firmament commanding a greater stage to showcase its larger
expressive opportunities. Landscape detailscloud forms,
wavesare omitted in their particularities, making drawing
unnecessary. Instead, meteorological changes and the movement
of water are suggested by accidents of abrasion that occur
in the process of working. Because nothing is fixed and motion
is the only constant, their ephemeral qualities are all the
more pronounced. Fluidity of the elements contrasts keenly
with a static horizon line, making its severity more startling.
Whispers of metallic pigmenthere golden, there roseate
or bronzeare beautifully handled. Metallics are dangerous
to use. Too much and they become tinsel shortcuts to luminosity.
Not so here. Knott applies them with great restraint, achieving
specular hints of sunlight refracted and held in dispersion.
Mercy, 1999, is stunning, its lateral proportions
and dynamic sky recalling Heades views of turbulence
off Narragansett Bay or Newport Beach. Dawn begins at the
right edge, a leftward thrust of white light marking the horizon.
A burst of pale yellows and pinks, fringed with a murmur of
the inevitable cerulean, push dusky reds and ultramarines
to the edges of the canvas. The horizon line itself changes
color from white to blue-grey to earth redin
response to movement in the upper atmosphere. Mercy
earns its place as the keystone of the exhibition.
Eminence, 1999, derives its expressive force from
the dramatic contrast between a darkened sea hugging the bottom
of the picture plane and the broad, incandescent afterglow
of daylight retreating westward. Night encroaches from the
east, drenched in belladonna and nightshade, suggesting twilight
as it has been glimpsed off these coasts since the the Druid
past. Looking at it bought to mind the lesson of Song of Jonah.
Like Jonah on the waves, every man lives above the abyss.
The abyss, the Song warns, is not a vacancy but an active
force that follows us as inexorably as the night.
The painting that comes closest to the all-over pictorial
space of abstraction is Fog, 1999. It is also, for
me, the single not-quite successful piece. The refinement
of Knotts handling is overwhelmed by an airless expanse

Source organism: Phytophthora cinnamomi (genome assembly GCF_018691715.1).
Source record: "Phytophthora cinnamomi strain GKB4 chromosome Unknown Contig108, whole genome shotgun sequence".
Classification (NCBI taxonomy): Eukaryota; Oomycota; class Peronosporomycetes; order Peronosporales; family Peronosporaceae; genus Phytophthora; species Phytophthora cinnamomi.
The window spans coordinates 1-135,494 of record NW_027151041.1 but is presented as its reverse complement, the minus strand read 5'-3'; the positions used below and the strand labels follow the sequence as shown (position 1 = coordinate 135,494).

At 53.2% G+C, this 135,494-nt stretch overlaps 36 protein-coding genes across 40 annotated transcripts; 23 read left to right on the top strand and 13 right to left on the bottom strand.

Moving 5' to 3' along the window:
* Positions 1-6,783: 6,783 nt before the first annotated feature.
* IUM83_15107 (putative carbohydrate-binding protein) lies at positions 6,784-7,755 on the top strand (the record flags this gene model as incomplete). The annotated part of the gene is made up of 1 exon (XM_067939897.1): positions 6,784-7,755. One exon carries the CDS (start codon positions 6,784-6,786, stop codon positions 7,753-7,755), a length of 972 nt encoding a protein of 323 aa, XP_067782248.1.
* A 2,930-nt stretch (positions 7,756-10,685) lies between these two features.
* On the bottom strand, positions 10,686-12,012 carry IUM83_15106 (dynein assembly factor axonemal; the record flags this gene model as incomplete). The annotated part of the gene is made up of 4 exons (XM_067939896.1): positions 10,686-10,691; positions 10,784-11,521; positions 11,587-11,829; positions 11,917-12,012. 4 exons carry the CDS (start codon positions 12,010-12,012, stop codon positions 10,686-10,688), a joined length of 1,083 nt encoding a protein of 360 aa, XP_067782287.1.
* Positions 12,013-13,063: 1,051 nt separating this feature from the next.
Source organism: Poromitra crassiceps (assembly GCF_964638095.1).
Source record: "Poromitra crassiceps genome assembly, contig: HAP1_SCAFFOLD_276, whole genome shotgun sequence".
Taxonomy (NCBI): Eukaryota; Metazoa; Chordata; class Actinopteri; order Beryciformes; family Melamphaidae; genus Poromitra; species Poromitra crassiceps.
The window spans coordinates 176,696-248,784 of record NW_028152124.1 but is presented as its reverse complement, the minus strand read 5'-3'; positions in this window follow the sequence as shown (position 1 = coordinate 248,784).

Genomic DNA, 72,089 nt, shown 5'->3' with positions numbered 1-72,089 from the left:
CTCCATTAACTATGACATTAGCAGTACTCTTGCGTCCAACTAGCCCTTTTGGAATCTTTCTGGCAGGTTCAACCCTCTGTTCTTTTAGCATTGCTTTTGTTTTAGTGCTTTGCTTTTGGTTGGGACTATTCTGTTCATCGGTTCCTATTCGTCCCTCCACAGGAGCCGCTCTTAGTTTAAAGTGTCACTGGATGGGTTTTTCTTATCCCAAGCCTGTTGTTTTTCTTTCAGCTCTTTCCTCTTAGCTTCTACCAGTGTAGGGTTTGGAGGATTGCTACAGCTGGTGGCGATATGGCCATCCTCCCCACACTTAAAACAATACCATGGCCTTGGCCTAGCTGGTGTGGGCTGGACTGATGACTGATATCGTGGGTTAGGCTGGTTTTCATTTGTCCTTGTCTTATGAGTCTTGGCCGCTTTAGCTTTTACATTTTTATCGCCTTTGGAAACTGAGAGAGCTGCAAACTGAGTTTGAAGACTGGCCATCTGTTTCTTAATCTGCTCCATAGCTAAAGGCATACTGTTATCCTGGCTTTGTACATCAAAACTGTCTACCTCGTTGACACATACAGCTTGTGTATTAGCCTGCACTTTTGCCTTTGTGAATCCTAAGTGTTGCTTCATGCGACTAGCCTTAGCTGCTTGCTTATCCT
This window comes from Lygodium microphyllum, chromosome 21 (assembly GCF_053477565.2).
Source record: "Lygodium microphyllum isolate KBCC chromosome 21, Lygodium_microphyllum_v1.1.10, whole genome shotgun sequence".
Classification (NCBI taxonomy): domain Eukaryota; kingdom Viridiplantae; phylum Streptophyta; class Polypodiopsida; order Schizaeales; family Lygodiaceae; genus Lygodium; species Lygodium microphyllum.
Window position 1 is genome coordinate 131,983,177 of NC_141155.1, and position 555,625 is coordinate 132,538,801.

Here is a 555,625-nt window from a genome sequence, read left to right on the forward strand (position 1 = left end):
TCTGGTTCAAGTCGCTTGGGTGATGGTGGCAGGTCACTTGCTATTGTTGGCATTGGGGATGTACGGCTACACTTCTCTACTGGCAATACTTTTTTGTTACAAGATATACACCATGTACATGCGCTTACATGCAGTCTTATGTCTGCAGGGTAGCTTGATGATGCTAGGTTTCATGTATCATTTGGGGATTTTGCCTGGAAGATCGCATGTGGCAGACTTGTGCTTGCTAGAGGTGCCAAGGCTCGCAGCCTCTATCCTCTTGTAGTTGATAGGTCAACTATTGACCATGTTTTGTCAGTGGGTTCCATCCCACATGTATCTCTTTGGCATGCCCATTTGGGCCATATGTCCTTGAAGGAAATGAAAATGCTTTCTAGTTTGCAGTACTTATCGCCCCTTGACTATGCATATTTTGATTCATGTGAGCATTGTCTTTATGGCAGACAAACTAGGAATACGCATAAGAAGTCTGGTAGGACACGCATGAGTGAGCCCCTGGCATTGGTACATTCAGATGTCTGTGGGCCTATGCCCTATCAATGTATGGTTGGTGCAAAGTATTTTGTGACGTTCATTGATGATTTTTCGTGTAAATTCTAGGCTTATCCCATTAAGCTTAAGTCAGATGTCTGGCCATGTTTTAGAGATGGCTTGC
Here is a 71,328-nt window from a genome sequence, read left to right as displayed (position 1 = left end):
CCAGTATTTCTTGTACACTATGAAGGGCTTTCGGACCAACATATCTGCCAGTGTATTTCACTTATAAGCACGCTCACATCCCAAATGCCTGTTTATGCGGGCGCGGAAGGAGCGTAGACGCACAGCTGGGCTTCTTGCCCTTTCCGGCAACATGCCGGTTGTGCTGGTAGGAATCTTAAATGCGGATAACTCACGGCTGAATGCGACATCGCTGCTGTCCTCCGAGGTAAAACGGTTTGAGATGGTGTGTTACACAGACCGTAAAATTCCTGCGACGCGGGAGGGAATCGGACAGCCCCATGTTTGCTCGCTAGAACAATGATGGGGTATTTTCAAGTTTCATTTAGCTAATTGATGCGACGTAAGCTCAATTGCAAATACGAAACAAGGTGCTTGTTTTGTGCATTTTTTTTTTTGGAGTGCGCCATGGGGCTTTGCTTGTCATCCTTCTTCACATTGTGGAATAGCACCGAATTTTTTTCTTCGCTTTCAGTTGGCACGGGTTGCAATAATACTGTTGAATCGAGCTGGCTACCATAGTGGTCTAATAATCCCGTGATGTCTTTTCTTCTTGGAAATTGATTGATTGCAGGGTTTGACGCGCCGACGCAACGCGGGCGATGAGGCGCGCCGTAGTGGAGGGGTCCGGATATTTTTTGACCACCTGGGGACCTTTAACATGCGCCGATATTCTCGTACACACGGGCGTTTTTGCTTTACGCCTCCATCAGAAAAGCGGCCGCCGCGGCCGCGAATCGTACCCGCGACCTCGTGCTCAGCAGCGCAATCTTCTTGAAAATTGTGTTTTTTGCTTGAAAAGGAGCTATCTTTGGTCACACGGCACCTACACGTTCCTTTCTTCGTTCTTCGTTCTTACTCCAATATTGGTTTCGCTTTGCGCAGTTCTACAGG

of pale puritan grey. Certainly, there is color here to allay
monotony: a swell of warm pinks, touches of pale blue. But
the chromatic variations on such a closely-knit surface are
almost too subtle to be seen. What could have been Whistlerian
succeeds mainly in becoming claustrophobic. A vigorously applied
or impastoed underlayer, yielding more edges to inflect the
glazes above it, might have breathed more life into it.
Knotts smaller paintings gain in immediacy what they
surrender in monumentality. Mor, 1999, is an enchanted
medley of blues, from the sweetest azure to muted indigo,
that separate to reveal carmine beneath and pale lemon.
Lacken Strand and Reckoning, each painted this
year, maintain the still mood and economy of design that both
record the material world and simultaneously pay homage to
My heart stopped at one of the small (11 x 22 inches) panels,
Golden Strand, 1999. A deep blue cord divides two resplendent
fields of ocher and gold. One is dense and tangible below
the prominent horizon-stripe. The other disperses above into
impalpable yellows and pale blue-greens. An exquisite invention,
unbound by expectations of realism, it has the feel of life
to it. This gem of a panel extracts the infinite from the
shifting obscurities of a passing moment. It stands in lustrous
testament to the uses of imagination.
A contemporary of Churchs, on viewing his work, exclaimed:
"Here there is room to breathe. Here the soul expands."
It could be said of this exhibition as well.